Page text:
A new four-part documentary airing on HBO next week looks at America's growing weight problem. John Hoffman, vice president of HBO Documentary Films and executive producer of The Weight Of The Nation, describes his three year-project to document the causes and effects of being overweight and obese in America.
Last May, German investigators found secret files embedded in a pornographic video on memory cards being carried by a suspected al Qaeda operative. Peter Wayner describes the history and technology of the technique for hiding information, known as steganography.
Gay marriage gets an advocate in the White House, but only after Vice President Joe Biden has his say. President Obama's announcement comes a day after North Carolina voters overwhelmingly rejected the concept. And Dick Lugar's 36-year Senate career comes to an end in Indiana. Meanwhile, in the West Virginia primary, Obama defeats a jailed felon from Texas, 59 percent to 41 percent.
Listen to the latest political roundup with NPR's Ken Rudin and Ron Elving.
A group of science advocates say the American president should have the basic scientific know-how to understand policy challenges, evaluate options and devise solutions. Ira Flatow and guests discuss how a presidential science debate can help voters decide if a candidate is up for the job.
This is SCIENCE FRIDAY. I'm Ira Flatow. If the polls are a good indicator, the economy, jobs, the deficit, health care and education are likely to be the issues that weigh heavily on voters' minds when they head to the polls in November. But researchers say there may be another factor that influences the presidential vote this election cycle, and that's racial attitudes.
The U.S. Conference of Catholic Bishops sent an "official inquiry" to the Girl Scouts of the USA. NPR's Barbara Bradley Hagerty reports the bishops will investigate whether the iconic group has ties or views that conflict with Catholic teaching.
Evelyn Bryan Johnson, a record-setting pilot who was born just six years after the Wright brothers made their historic flight, has died at the age of 102. Johnson, who began flying in 1944, holds the Guinness world record for the most hours logged by a female pilot — more than 57,000.
In addition to her accomplished flying record, Johnson also helped many other pilots earn their wings. After one student called her Mama Bird, the nickname stuck with Johnson, as she gave lessons and FAA flight exams to thousands of pilots.
When members of a travel soccer team in Oregon fell ill last year, the details of how the disease spread through the team were mysterious. Kimberly Repp, an epidemiologist in Washington County, Oregon, describes the medical detective work that led epidemiologists through the chain of transmission of the norovirus.
The Garbage-Men is a band of high school-aged musicians who play instruments made out of recycled cereal boxes, buckets, and other materials they've rescued from the trash. Guitarist Jack Berry and drummer Ollie Gray talk about the band and their signature "trashy" sound.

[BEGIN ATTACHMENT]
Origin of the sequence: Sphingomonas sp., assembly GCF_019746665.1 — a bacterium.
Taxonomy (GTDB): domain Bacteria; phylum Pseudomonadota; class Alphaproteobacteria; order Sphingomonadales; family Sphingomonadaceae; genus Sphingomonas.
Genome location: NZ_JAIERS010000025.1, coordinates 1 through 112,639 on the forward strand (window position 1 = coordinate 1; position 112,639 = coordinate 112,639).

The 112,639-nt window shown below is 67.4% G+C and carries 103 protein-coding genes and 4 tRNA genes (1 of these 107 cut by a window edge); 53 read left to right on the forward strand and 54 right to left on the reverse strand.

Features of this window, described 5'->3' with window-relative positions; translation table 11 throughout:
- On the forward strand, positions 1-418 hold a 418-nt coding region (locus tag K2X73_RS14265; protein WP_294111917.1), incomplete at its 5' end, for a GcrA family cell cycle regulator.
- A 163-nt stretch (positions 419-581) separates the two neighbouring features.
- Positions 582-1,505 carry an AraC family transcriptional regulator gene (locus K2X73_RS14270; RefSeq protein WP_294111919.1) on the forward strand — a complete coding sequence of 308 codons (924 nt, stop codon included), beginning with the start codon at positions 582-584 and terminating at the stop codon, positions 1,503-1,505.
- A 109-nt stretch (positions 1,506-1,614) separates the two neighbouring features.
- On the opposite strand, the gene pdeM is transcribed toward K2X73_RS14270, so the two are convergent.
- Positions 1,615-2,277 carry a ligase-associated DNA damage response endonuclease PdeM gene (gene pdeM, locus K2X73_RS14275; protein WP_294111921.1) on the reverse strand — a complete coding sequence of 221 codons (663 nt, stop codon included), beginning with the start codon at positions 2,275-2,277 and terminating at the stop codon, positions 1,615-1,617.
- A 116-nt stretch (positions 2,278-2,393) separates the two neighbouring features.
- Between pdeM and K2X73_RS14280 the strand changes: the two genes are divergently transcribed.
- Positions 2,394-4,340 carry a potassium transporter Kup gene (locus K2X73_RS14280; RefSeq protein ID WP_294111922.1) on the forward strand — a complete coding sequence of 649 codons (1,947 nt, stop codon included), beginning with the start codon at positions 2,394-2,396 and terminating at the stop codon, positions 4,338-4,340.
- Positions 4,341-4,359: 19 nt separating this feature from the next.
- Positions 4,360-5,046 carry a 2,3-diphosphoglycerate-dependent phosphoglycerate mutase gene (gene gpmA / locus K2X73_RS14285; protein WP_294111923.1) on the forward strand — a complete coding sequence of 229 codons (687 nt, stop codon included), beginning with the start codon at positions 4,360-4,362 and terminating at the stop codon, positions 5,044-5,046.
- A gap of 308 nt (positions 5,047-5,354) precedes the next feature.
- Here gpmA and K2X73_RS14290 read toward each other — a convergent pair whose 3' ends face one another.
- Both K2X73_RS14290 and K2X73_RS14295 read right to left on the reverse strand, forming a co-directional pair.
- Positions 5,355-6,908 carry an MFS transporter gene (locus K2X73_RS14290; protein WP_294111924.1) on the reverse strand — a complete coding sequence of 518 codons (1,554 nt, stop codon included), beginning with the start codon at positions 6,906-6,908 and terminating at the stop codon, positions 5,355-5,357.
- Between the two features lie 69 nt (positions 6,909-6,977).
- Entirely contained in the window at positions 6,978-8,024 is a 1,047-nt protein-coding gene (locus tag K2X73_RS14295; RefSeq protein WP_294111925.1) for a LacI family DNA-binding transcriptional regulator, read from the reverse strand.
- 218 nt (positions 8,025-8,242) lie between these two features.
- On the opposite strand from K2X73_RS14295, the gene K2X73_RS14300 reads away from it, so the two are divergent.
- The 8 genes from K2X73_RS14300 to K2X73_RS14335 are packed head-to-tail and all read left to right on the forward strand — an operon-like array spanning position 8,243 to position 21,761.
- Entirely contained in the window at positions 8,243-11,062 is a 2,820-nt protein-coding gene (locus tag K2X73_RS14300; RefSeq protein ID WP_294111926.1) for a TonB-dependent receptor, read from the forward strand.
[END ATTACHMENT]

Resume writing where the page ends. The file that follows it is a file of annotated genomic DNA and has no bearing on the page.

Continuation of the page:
In Cuba's socialist economy, if you want a well-paid career, you probably won't find it as a lawyer or engineer. You may do much better as an artist. Successful Cuban artists travel abroad, benefit from state support and can earn huge sums selling their work to foreign buyers.
And every two years, they get a shot at a breakthrough at the Havana Biennial, which has become one of the most important art events in Latin America.
The photo on the cover shows a 26-year-old mother breastfeeding her almost 4-year-old son. The reaction has been explosive and visceral and a lot of the more thoughtful commentary revolves around a philosophy by Dr. William Sears called attachment parenting, which encourages co-sleeping and carrying your baby everywhere and breast-feeding sometimes into toddlerhood.
I'm Michel Martin, and this is TELL ME MORE from NPR News.
Coming up, this is the month when we acknowledge the contributions of Asian-Americans and Pacific Islanders to the history and ongoing life of this country. We decided to observe it by speaking with people who have changed the game in their respective fields. Today, we are talking with Hikaru Nakamura. At the ripe old age of 24, he has already won the U.S. Championships twice and he's working on his third, as we speak. We'll have that conversation in just a few minutes.
Friday marks the 25th anniversary of the day Fresh Air became a daily national NPR program. Before that, the show was broadcast only on WHYY in Philadelphia. How long ago was May 11, 1987? On Fresh Air's first edition, TV critic David Bianculli reviewed the finale of the TV series Hill Street Blues.
That's how much President Obama campaign will receive from a fund-raising event last night at George Clooney's home. The New York Times reports the A-list, Hollywood crowd paid $40,000 a person, helping to set "a record for a presidential election fund-raiser."